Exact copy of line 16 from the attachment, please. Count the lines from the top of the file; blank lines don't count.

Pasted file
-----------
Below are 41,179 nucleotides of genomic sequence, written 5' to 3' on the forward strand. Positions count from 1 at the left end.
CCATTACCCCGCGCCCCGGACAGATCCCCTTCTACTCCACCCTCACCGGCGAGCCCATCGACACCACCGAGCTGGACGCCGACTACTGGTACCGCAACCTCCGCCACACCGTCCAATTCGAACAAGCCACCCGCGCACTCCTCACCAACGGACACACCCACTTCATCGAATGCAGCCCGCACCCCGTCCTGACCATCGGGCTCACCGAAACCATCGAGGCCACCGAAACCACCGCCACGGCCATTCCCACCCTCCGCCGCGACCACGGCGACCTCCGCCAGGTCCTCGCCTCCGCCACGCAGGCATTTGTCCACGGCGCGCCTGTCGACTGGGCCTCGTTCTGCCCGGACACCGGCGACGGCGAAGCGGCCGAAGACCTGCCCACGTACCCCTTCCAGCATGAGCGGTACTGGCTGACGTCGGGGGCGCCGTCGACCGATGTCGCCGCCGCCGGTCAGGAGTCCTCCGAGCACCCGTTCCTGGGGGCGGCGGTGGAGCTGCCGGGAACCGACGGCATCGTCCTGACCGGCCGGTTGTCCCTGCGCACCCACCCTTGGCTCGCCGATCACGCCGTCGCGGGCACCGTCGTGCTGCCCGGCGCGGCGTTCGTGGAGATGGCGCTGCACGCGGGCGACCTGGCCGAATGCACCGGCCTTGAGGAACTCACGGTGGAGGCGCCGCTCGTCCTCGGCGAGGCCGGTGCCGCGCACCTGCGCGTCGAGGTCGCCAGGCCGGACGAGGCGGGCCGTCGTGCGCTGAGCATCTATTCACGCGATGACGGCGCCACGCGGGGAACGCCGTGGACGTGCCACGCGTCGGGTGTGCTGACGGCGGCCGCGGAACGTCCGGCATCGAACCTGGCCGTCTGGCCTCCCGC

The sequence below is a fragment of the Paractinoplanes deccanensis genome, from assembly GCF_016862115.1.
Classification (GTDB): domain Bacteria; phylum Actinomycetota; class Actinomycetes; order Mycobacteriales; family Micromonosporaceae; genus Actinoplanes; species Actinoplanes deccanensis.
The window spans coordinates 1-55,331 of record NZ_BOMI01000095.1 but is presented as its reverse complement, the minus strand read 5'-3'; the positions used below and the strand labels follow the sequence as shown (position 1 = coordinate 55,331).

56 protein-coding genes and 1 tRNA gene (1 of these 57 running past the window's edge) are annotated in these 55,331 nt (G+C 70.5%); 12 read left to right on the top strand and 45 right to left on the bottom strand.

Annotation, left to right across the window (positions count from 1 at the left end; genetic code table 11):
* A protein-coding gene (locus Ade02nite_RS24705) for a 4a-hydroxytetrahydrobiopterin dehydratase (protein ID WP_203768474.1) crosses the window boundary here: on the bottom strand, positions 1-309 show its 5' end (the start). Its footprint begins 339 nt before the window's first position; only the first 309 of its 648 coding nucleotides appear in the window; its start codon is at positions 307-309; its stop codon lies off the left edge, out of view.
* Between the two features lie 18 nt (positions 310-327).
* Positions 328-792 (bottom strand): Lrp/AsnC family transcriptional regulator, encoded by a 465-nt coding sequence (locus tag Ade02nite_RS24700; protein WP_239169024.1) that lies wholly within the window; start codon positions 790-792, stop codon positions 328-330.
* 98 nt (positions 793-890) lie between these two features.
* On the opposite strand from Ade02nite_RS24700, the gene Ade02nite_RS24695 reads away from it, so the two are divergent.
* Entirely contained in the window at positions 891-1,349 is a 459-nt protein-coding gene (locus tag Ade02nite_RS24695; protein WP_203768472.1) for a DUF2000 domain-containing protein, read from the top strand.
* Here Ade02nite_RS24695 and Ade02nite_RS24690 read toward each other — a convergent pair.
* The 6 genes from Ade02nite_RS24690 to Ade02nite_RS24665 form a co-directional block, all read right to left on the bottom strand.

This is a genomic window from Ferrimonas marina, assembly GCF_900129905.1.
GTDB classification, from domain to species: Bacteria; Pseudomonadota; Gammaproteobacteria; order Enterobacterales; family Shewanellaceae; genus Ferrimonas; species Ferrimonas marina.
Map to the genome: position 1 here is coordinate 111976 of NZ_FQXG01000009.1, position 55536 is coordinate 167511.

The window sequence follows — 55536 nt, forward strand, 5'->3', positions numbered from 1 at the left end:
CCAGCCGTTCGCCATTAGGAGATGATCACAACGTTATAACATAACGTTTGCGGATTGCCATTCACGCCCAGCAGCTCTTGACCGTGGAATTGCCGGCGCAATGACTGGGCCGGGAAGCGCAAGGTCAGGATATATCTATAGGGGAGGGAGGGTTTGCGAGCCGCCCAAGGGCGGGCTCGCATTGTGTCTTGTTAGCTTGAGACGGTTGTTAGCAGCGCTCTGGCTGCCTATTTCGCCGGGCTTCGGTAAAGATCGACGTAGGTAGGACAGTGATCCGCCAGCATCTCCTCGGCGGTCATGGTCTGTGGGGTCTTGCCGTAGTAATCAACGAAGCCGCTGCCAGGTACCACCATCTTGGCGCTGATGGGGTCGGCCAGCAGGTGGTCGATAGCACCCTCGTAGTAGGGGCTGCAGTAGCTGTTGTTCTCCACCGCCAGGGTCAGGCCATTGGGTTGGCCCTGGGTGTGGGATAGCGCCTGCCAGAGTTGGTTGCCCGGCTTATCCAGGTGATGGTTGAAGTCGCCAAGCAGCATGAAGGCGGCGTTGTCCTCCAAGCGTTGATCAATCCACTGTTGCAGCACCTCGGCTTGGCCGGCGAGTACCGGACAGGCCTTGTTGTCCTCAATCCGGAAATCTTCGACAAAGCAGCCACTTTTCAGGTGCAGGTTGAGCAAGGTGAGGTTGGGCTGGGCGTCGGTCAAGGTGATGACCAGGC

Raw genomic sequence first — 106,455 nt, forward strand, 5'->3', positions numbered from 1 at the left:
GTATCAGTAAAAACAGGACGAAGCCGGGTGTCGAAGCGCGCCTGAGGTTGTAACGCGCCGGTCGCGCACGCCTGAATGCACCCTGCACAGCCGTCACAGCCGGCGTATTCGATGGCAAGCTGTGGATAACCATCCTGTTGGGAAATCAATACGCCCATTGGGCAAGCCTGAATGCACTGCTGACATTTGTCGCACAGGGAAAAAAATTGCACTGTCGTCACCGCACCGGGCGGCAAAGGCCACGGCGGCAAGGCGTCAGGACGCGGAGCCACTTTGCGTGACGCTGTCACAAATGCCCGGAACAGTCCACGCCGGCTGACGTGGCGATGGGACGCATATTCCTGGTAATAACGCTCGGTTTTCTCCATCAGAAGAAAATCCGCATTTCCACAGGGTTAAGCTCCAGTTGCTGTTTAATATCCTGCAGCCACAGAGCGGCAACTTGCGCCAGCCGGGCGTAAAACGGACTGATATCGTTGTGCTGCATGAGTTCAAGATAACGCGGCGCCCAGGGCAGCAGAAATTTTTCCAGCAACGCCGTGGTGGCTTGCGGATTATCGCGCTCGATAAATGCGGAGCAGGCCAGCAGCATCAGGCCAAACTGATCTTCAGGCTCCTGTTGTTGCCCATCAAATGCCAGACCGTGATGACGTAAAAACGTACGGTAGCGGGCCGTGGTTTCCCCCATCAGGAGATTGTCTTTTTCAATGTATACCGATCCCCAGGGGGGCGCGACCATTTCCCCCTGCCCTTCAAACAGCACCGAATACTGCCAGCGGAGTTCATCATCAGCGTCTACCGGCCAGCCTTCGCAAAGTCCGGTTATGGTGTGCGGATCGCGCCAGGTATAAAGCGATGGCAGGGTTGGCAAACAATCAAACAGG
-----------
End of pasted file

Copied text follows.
This is a genomic window from Ferrimonas marina, assembly GCF_900129905.1.